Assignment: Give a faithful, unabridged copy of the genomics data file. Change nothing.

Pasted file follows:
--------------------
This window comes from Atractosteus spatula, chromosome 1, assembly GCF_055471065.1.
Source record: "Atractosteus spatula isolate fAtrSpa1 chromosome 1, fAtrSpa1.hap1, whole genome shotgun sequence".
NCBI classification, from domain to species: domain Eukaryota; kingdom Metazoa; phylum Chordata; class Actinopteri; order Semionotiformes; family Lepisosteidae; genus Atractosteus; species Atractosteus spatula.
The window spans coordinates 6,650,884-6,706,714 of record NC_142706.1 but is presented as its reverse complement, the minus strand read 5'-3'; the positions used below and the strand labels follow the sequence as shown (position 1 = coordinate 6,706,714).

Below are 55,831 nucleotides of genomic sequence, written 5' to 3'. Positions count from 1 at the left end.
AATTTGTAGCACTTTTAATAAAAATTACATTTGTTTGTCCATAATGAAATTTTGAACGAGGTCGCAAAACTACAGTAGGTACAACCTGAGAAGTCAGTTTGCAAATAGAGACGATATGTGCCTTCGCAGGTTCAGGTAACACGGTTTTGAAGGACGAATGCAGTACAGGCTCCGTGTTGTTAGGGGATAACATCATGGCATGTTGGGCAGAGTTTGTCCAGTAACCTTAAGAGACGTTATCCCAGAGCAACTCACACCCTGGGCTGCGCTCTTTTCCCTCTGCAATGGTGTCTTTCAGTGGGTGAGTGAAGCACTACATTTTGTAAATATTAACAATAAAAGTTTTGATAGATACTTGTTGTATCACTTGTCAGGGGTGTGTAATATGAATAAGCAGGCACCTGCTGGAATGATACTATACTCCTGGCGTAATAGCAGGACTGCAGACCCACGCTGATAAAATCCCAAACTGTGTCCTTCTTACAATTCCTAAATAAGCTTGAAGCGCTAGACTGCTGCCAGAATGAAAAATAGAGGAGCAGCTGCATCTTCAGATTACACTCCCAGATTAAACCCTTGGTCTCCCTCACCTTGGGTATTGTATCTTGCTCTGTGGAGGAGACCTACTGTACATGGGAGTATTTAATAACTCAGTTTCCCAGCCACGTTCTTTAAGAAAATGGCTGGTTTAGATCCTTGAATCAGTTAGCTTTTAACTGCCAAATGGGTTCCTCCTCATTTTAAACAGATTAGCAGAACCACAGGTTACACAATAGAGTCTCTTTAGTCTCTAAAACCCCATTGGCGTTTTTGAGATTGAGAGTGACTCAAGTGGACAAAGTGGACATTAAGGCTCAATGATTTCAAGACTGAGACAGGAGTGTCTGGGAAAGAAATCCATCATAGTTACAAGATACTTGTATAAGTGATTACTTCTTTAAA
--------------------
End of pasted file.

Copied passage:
This window comes from Atractosteus spatula, chromosome 1, assembly GCF_055471065.1.
Source record: "Atractosteus spatula isolate fAtrSpa1 chromosome 1, fAtrSpa1.hap1, whole genome shotgun sequence".
NCBI classification, from domain to species: domain Eukaryota; kingdom Metazoa; phylum Chordata; class Actinopteri; order Semionotiformes; family Lepisosteidae; genus Atractosteus; species Atractosteus spatula.
The window spans coordinates 6,650,884-6,706,714 of record NC_142706.1 but is presented as its reverse complement, the minus strand read 5'-3'; the positions used below and the strand labels follow the sequence as shown (position 1 = coordinate 6,706,714).

Below are 55,831 nucleotides of genomic sequence, written 5' to 3'. Positions count from 1 at the left end.
AATTTGTAGCACTTTTAATAAAAATTACATTTGTTTGTCCATAATGAAATTTTGAACGAGGTCGCAAAACTACAGTAGGTACAACCTGAGAAGTCAGTTTGCAAATAGAGACGATATGTGCCTTCGCAGGTTCAGGTAACACGGTTTTGAAGGACGAATGCAGTACAGGCTCCGTGTTGTTAGGGGATAACATCATGGCATGTTGGGCAGAGTTTGTCCAGTAACCTTAAGAGACGTTATCCCAGAGCAACTCACACCCTGGGCTGCGCTCTTTTCCCTCTGCAATGGTGTCTTTCAGTGGGTGAGTGAAGCACTACATTTTGTAAATATTAACAATAAAAGTTTTGATAGATACTTGTTGTATCACTTGTCAGGGGTGTGTAATATGAATAAGCAGGCACCTGCTGGAATGATACTATACTCCTGGCGTAATAGCAGGACTGCAGACCCACGCTGATAAAATCCCAAACTGTGTCCTTCTTACAATTCCTAAATAAGCTTGAAGCGCTAGACTGCTGCCAGAATGAAAAATAGAGGAGCAGCTGCATCTTCAGATTACACTCCCAGATTAAACCCTTGGTCTCCCTCACCTTGGGTATTGTATCTTGCTCTGTGGAGGAGACCTACTGTACATGGGAGTATTTAATAACTCAGTTTCCCAGCCACGTTCTTTAAGAAAATGGCTGGTTTAGATCCTTGAATCAGTTAGCTTTTAACTGCCAAATGGGTTCCTCCTCATTTTAAACAGATTAGCAGAACCACAGGTTACACAATAGAGTCTCTTTAGTCTCTAAAACCCCATTGGCGTTTTTGAGATTGAGAGTGACTCAAGTGGACAAAGTGGACATTAAGGCTCAATGATTTCAAGACTGAGACAGGAGTGTCTGGGAAAGAAATCCATCATAGTTACAAGATACTTGTATAAGTGATTACTTCTTTAAA